Global Humanities, Vol. 5: Gender and Public Opinion
Call for chapters in an edited, interdisciplinary collection of essays. Chapters will explore the intersection of social class, film, television, communication, social media, and other related topics (which might include income inequality, class warfare, social justice movements, gaming culture, among others). We are interested in portrayals from a range of media and genres: film, games, television, Twitter, YouTube, art, and more.
We encourage submissions from all disciplines. Topics of possible interest include:
"The monster notoriously appears at times of crisis," Jeffrey Jerome Cohen states in his Monster Theory. At first glance, Cohen's assertion conveniently seems to fit the headlines by various venues--liberal and conservative--that all express a presumed crisis of the US Republican Party by referring to their 2016 presidential nominee as a "monster." However, Cohen has a different kind of crisis, and different kinds of monsters, in mind, and a broader analytical trajectory to follow: For him, American culture as such can be read "from the monsters [it] engenders."
When Star Trek debuted on NBC on September 8, 1966, there was little indication that its longevity across multiple platforms (films, series, books) would rival that of series such as Doctor Who, or that the series (and its fans) would become fixtures of popular culture, objects of academic study, and an outsized influence on science fiction.
This year marks the 50th anniversary of the hit franchise, and celebrations of its cultural impact have been as varied as the show’s own incarnations.
The study of song- texts essentially demands inquiry and discussion from diverse fields like musicology, ethnomusicology, linguistics, literary studies, and phonology amidst several others. As has been eloquently stated by scholars Myfany Turpin and Tonya Stebbins, “songs to be highly structured art forms that have the ability to convey complex associations of meaning beyond everyday spoken language.”
While “summer in the city” may conjure up images of sweaty subway cars, New York’s summer reality is actually a lot cooler than one may think. More and more electricity is being consumed for air-conditioning, and the resulting emissions will mean even higher outside temperatures as time goes on. Stan Cox is research coordinator at the Land Institute in Salina, Kansas. He is author of Losing Our Cool: Uncomfortable Truths About Our Air-Conditioned World and three other books on the global ecological crisis.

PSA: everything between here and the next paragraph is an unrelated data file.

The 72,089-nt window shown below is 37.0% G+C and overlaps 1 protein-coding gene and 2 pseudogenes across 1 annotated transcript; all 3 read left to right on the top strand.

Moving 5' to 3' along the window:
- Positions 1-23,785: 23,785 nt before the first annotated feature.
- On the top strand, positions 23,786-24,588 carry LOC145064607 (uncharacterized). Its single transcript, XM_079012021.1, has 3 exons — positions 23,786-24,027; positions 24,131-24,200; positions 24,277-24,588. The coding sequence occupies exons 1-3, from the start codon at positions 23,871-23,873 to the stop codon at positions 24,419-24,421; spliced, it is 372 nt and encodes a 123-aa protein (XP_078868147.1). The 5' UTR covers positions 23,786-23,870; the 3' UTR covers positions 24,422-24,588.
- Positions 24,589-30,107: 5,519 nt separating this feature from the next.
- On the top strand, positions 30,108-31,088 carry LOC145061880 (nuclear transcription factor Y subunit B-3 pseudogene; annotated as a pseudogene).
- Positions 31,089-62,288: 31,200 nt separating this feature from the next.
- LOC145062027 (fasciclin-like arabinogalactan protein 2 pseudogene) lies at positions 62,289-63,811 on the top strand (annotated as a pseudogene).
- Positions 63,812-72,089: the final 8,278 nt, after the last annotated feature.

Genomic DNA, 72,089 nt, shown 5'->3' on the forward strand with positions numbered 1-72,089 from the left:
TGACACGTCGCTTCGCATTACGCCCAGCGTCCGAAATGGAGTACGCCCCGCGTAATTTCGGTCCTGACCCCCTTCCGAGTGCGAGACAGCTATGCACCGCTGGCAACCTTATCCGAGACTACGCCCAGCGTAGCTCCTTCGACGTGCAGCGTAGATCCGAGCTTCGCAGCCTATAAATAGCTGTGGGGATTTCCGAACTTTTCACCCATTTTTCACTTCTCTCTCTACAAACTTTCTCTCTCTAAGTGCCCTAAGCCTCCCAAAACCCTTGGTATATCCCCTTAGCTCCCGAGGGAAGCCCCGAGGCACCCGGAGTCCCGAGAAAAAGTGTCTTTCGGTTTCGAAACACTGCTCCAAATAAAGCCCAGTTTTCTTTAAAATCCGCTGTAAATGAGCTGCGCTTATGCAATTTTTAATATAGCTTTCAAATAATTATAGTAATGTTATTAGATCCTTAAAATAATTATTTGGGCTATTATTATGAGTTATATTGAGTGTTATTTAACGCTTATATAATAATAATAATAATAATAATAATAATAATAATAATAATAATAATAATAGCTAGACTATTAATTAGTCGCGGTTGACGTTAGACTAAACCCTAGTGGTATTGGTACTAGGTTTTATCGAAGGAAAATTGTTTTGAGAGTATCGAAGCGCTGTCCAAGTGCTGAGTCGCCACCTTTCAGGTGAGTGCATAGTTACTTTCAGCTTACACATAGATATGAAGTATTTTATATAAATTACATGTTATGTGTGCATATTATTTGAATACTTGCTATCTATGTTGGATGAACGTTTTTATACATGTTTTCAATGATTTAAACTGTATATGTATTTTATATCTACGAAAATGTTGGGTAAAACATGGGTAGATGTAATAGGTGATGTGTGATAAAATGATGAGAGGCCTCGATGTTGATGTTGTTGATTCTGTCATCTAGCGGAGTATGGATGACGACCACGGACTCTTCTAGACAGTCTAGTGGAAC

It is no surprise that Call of Duty is one of the best selling game franchises of all time. The games have been celebrated for their historical accuracy, bonus zombie content, and competitive multiplayer gameplay. Call of Duty's popularity has spawned toys, comic books, and even a special edition Jeep Wrangler. In January 2016 the Call of Duty World League was founded for players to compete on a global stage for millions in prize money. Events can be watched on sites like Twitch and MLG.TV.
Those interested in presenting on recent research projects, critical studies, curatorial projects, and/or preservation projects related to the concept of art environments or the field of self-taught art should submit abstracts and/or propose sessions using the following guidelines:
200–250 word abstract for individual presentations
300–350 word abstract for session topics, including proposed speakers
CALL FOR PAPERS
The Material Culture Area of the PCA/ACA (Popular Culture Association & American Culture Association) invites proposals for papers to be presented at the 2017 National Conference in San Diego, California, April 12th-15th.